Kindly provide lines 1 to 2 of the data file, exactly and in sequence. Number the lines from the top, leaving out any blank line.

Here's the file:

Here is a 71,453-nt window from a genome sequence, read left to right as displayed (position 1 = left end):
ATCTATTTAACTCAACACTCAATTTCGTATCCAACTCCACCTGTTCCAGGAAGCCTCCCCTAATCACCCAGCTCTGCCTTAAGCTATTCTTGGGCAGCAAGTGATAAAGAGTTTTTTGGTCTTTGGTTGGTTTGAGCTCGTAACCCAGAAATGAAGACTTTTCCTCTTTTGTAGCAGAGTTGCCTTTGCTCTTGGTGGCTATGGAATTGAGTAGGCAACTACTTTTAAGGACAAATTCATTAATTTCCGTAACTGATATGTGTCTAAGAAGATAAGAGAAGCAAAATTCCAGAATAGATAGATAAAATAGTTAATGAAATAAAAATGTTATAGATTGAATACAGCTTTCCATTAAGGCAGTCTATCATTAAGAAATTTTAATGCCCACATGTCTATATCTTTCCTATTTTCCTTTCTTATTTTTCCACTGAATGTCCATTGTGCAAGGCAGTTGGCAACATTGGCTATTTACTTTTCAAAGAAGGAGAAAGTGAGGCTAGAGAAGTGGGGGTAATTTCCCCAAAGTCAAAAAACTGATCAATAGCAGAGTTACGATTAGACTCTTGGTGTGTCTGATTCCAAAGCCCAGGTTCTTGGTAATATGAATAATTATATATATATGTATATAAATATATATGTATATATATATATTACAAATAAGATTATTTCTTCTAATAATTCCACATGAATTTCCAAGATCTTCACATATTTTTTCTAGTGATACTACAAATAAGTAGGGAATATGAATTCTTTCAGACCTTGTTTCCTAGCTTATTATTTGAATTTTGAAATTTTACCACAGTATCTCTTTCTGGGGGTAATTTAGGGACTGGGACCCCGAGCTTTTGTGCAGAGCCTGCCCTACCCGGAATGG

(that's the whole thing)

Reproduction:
Here is a 71,453-nt window from a genome sequence, read left to right as displayed (position 1 = left end):
ATCTATTTAACTCAACACTCAATTTCGTATCCAACTCCACCTGTTCCAGGAAGCCTCCCCTAATCACCCAGCTCTGCCTTAAGCTATTCTTGGGCAGCAAGTGATAAAGAGTTTTTTGGTCTTTGGTTGGTTTGAGCTCGTAACCCAGAAATGAAGACTTTTCCTCTTTTGTAGCAGAGTTGCCTTTGCTCTTGGTGGCTATGGAATTGAGTAGGCAACTACTTTTAAGGACAAATTCATTAATTTCCGTAACTGATATGTGTCTAAGAAGATAAGAGAAGCAAAATTCCAGAATAGATAGATAAAATAGTTAATGAAATAAAAATGTTATAGATTGAATACAGCTTTCCATTAAGGCAGTCTATCATTAAGAAATTTTAATGCCCACATGTCTATATCTTTCCTATTTTCCTTTCTTATTTTTCCACTGAATGTCCATTGTGCAAGGCAGTTGGCAACATTGGCTATTTACTTTTCAAAGAAGGAGAAAGTGAGGCTAGAGAAGTGGGGGTAATTTCCCCAAAGTCAAAAAACTGATCAATAGCAGAGTTACGATTAGACTCTTGGTGTGTCTGATTCCAAAGCCCAGGTTCTTGGTAATATGAATAATTATATATATATGTATATAAATATATATGTATATATATATATTACAAATAAGATTATTTCTTCTAATAATTCCACATGAATTTCCAAGATCTTCACATATTTTTTCTAGTGATACTACAAATAAGTAGGGAATATGAATTCTTTCAGACCTTGTTTCCTAGCTTATTATTTGAATTTTGAAATTTTACCACAGTATCTCTTTCTGGGGGTAATTTAGGGACTGGGACCCCGAGCTTTTGTGCAGAGCCTGCCCTACCCGGAATGG